News / USA

Outreach, Afghanistan Dominate First Year of Obama Foreign Policy

President Obama at Forbidden City in Beijing
President Obama at Forbidden City in Beijing

Multimedia

President Obama promised a new era in U.S. international engagement and dispatched special envoys to tackle key foreign policy problems during the first year of his administration. But the year may best be remembered for marathon White House consultations that led to an early December decision to boost the U.S. troop presence in Afghanistan.

From the outset, Mr. Obama  and his secretary of state Hillary Clinton promised a more conciliatory foreign policy.  

Speaking to reporters after she was nominated as Washington's top diplomat, Clinton explained how the administration's foreign policy would differ from that of outgoing President George W. Bush.

"We know our security, our values, and our interests cannot be protected and advanced by force alone. Nor, indeed, by Americans alone. We must pursue vigorous diplomacy using all the tools we can muster to build a future with more partners and fewer adversaries," she said. 

Mr. Obama and Secretary Clinton named seasoned foreign policy envoys to tackle tough issues. Richard Holbrooke became the special representative for Pakistan and Afghanistan.

And former Senate Majority Leader George Mitchell became the special envoy for the Israeli-Palestinian conflict.

The administration became a full participant for the first time in big-power contacts with Iran on its nuclear program and sent envoy Stephen Bosworth to North Korea in December to talk about re-starting talks on dismantling the country's nuclear program.   But there was no visible progress with either country.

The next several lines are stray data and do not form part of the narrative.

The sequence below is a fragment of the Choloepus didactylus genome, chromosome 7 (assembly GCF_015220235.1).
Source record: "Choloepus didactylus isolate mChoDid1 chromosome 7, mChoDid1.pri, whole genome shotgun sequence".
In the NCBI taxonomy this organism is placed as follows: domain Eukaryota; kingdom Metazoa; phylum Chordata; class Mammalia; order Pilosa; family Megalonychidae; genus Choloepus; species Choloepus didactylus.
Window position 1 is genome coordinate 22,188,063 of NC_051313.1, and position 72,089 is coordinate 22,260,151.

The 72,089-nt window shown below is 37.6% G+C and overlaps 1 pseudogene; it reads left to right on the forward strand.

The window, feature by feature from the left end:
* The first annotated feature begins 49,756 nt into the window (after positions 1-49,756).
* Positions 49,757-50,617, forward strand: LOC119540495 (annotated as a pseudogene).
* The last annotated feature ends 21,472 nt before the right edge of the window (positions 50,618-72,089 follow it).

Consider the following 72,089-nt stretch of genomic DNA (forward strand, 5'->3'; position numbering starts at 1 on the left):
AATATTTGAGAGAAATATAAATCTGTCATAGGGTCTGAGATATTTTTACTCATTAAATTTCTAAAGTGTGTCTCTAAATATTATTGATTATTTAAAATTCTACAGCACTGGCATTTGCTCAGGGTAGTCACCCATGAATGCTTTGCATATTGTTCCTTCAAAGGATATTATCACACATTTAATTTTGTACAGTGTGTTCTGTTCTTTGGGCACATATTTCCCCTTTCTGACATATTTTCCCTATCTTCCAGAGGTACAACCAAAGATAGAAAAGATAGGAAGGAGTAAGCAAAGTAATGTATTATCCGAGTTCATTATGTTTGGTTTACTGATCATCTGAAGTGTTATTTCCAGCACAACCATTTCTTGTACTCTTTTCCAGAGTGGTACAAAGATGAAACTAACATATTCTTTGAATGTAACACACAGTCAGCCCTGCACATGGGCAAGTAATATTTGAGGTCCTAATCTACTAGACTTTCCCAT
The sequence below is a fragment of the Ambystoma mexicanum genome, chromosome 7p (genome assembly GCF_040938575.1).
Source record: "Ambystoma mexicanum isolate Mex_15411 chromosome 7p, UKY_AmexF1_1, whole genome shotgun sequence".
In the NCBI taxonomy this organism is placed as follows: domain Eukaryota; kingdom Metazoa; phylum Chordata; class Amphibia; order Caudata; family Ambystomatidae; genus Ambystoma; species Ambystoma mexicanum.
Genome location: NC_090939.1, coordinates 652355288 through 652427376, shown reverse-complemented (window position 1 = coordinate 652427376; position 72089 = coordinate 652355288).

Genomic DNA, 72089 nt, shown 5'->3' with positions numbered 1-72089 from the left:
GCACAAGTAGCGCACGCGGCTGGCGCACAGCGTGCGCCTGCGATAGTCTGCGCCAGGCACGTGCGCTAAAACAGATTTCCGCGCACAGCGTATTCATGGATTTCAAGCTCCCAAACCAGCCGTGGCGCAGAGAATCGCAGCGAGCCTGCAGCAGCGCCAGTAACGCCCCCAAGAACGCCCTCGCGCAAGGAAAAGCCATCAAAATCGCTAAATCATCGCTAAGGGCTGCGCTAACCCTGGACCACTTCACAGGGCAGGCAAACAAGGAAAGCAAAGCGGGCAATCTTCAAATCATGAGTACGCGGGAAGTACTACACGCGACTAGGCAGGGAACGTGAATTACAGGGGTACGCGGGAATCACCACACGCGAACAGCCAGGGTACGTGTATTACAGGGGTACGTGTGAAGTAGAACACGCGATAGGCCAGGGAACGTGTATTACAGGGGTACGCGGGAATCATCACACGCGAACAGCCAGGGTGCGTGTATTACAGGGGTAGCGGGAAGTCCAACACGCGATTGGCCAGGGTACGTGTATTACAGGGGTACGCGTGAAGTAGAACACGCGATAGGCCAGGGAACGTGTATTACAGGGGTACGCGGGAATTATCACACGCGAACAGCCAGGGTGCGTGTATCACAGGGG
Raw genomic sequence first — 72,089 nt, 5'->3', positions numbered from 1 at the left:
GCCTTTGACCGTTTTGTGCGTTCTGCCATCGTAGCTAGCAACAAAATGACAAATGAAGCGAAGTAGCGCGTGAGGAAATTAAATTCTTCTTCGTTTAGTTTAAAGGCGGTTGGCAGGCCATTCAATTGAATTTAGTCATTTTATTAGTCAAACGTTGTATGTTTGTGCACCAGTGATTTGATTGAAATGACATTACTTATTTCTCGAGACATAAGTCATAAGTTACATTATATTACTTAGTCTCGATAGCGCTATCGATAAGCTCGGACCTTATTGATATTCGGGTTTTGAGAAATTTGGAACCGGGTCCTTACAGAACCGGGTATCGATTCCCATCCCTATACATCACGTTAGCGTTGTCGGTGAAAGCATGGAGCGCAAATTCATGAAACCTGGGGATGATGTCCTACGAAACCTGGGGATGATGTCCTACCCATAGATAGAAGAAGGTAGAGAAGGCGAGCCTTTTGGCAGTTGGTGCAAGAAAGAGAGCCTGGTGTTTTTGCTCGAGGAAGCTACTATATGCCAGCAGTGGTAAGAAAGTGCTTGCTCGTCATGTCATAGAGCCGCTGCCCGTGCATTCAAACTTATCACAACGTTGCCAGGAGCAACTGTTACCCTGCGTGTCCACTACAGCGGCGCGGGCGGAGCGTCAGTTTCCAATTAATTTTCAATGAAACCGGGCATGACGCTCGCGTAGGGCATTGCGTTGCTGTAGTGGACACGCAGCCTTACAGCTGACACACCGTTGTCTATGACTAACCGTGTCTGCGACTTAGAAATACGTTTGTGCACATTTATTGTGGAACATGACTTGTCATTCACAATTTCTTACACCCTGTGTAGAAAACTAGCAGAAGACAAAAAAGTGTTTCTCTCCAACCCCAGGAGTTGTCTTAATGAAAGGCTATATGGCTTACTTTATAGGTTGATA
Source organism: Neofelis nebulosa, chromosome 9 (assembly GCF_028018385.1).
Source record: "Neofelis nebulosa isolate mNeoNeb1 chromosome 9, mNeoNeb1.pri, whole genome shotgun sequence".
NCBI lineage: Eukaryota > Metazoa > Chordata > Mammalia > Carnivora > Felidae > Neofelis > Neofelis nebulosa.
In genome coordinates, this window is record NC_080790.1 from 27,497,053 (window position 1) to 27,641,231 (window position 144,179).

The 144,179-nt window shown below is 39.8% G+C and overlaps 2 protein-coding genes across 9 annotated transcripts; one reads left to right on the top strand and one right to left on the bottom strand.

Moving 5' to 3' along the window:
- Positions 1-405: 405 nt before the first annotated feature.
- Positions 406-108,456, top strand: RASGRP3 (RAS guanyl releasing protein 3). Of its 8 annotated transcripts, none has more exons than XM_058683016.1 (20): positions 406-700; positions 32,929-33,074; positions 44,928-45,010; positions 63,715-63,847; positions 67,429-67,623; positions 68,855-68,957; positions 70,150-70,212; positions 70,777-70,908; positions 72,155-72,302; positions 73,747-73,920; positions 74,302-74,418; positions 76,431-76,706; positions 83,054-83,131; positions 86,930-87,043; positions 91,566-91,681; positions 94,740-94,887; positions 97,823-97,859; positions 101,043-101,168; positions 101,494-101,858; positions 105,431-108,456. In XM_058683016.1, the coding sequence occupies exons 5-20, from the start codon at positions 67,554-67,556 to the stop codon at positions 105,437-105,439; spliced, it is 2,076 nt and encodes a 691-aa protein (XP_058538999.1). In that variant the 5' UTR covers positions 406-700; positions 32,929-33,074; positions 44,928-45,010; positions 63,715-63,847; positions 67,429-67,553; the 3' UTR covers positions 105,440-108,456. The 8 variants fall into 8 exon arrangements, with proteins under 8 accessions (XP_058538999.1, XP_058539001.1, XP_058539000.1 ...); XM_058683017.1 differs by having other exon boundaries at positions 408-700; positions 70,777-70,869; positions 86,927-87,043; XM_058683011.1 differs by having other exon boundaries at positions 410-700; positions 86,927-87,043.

Mitchell made multiple trips to the Middle East to get Israel and the Palestinians back to the negotiating table.

But that bid was also unsuccessful. 

Israeli Prime Minister Benjamin Netanyahu rejected a total freeze on Jewish settlement in the occupied territories, a Palestinian demand.

Assistant Secretary of State Kurt Campbell traveled to Burma.  After the visit, Burma's military rulers made conciliatory gestures to detained Burmese democracy leader Aung San Suu Kyi but she is still under house arrest.

The unreciprocated outreach drew criticism from conservatives, who accused the new President of being naïve.

Former Reagan administration official Richard Perle was especially critical of outreach to Iran at a time when Tehran was cracking down on protesters and opposition leaders.

"When you go repeatedly to Iran, which is proceeding at a pace to develop its nuclear weapons, which continues to support terrorism in a number of places and destabilizes the Middle East region, when you go repeatedly to Iran - by the way as it brutalizes its own citizens - you eventually begin to send a message," he said.

Mr. Obama stressed, during the presidential campaign, that he had opposed the Iraq war.

But as president, he alienated some core supporters with his decision, in December, to boost U.S. troop strength in Afghanistan.

That decision followed a long policy review criticized by former Vice President Dick Cheney as "dithering."

The President answered critics in a speech at the U.S. Military Academy at West Point. "Instead, the review has allowed me to ask the hard questions and to explore all the different options. And as Commander-in-Chief, I have determined that it is in our vital national interest to send an additional 30,000 U.S. troops to Afghanistan. After 18 months, our troops will begin to come home," he said.